11. I am of the view that the addition of 'knitting wool' in the entry 'woollen goods and knitting wool' also, does not support learned counsel's submission. It is well known to legislative practice that sometimes, merely by way of abundant caution, expressions or descriptions are used, which are not strictly necessary to convey the meaning. They are used only for the sake of clarity and to dispel doubt and uncertainty. According to the meaning of 'woollen goods' as shown above, 'knitting wool' would also be included in that expression, and, therefore, to my mind, it was not necessary to add to the words 'woollen goods' the words 'knitting wool' separately. As already stated, the only reason for the addition of those words appears to me to be, merely by way of abundant caution to make the language of the entry fool-proof, and to avoid any possible chance of misunderstanding. It is true that 'knitting wool' is a particular kind of woollen yarn, but merely because a particular kind of woollen yarn has been specifically added to the general description 'woollen goods' it does not follow that other classes of woollen yarn, in this particular case, woollen carpet yarn, should be deemed to have been excluded from that description. The petitioner's counsel Sri Jagdish Swarup and the learned author of the book, 'The Interpretation of Indian Statutes' has not been able to point out to me any principle of statutory construction that by the addition of a mere superfluity, abundenti cautela, something can be derogated from the amplitude of the general expressions used in a particular notification or other statutory provision. On the other hand, I find the rule of interpretation stated by high authority as follows:-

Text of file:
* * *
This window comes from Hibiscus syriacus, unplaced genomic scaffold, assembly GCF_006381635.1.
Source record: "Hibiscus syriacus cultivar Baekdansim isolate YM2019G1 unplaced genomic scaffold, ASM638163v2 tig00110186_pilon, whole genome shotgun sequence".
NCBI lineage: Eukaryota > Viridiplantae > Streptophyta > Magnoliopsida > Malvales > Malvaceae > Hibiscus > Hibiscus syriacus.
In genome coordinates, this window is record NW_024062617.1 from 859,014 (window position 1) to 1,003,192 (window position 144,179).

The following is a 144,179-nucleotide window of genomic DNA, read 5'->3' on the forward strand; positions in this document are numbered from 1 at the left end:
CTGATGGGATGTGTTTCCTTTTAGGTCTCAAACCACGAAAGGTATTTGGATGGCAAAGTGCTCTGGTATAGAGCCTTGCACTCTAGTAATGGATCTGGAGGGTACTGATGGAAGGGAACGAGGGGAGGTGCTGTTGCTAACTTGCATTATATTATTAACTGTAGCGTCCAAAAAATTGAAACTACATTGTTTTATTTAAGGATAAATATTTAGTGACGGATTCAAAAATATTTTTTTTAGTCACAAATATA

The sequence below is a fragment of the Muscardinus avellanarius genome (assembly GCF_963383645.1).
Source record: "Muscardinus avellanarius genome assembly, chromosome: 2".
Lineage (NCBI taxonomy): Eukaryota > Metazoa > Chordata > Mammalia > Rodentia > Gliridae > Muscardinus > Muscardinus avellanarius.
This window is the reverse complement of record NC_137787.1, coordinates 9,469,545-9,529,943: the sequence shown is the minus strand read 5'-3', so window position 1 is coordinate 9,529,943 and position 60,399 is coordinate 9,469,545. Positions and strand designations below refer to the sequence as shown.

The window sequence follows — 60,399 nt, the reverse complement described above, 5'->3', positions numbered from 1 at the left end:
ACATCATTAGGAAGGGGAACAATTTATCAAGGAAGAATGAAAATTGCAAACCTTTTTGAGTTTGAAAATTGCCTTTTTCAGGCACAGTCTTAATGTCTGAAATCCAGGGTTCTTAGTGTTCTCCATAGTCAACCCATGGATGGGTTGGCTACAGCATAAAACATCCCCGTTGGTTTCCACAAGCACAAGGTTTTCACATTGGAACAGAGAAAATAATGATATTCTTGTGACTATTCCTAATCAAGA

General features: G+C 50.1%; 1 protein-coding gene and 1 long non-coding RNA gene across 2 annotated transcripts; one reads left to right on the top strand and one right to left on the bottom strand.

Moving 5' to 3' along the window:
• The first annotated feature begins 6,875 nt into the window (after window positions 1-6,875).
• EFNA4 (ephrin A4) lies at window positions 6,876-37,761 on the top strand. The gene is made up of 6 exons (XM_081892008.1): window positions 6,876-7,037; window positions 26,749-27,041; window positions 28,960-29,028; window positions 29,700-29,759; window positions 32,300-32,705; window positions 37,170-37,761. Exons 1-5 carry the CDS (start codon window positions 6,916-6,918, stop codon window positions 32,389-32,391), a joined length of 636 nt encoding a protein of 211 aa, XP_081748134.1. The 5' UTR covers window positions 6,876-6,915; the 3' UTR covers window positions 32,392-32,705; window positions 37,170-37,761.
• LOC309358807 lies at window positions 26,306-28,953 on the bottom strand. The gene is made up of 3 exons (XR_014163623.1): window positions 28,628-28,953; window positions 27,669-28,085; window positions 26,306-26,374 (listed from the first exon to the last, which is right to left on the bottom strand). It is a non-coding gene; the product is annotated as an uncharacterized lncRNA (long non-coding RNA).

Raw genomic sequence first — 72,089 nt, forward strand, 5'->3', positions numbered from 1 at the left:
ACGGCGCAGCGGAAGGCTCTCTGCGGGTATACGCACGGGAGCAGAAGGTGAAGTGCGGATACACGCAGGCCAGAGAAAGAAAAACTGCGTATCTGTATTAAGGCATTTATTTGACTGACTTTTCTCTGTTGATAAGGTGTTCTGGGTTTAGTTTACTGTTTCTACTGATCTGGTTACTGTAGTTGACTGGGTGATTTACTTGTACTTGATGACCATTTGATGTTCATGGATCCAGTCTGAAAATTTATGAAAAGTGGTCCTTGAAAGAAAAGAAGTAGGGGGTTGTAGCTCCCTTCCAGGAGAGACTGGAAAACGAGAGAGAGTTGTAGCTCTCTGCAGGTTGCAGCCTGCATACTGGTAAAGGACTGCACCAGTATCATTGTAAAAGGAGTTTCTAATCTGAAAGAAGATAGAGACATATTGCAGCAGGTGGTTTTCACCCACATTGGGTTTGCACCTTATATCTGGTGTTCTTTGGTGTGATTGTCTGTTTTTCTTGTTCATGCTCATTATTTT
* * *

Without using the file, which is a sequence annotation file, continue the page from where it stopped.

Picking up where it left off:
In Yorkshire etc. Insurance Co. v. Clayton (1881) 8 Q.B.D. 421, at 424, Lord Jessel, M. R., observed at page 424 as follows :-
It may not always be possible to give a meaning to every word used in an Act of Parliament and many instances may be found of provisions put into statutes merely by way of precaution.
12. In Income Tax Commissioners v. Pemsel  A.C. 532, Lord Macnaghten at page 589 observed as follows :-
Nor is surplusage, or even tautology, wholly unknown in the language of the Legislature. It is not so very uncommon in an Act of Parliament to find special exemptions which are already covered by a general exemption.
13. In that very case, it was observed by Lord Herschell at page 574 as follows :-
Such specific exemptions are often introduced ex majori cautela to quiet the fears of those whose interests are engaged or sympathies aroused in favour of some particular institution, and who arc apprehensive that it may not be held to fall within a general exemption.
14. The same propositions were laid down by Lord Jesse], M. R., in Fryer v. Morlands (1876) 3 Ch. D. 675, at 685 and by Lord Brett, M.R., in Hough v. Windns (1883) 12 Q.B.D. 224, at p. 232. In Re Bank of London, (1871) I-R- 6 Ch. App. 421, at p. 426 Lord Hatherley said :-
I do not attach much importance to the exception of insurance companies in Section 27 of 20 & 21 Viet. C. 14. I think it is mere surplusage, and unfortunately such surplusage is not uncommon in Acts of Parliament.
15. Learned counsel also sought to draw inspiration for his argument by a comparison of the language of this particular entry with the language used in some other entries in the relevant list. He was, however, not able to show to me how a comparison with the language of the other entries in that list helps him to establish his point regarding the meaning of the particular entry in this case. Accordingly, I must overrule learned counsel's submission, and hold that woollen carpet yarn is included in the entry 'woollen goods and knitting wool'. It follows that it was properly chargeable at six pies per rupee and not at three pies, and no amount is therefore refundable to the petitioner.
16. Certain other points were mentioned in the grounds in the writ petition but in the view that I took of the true meaning of the relevant entry, learned counsel did not consider it necessary to address me on those other points.
17. For the reasons stated above, this writ petition must fail and is accordingly dismissed with costs.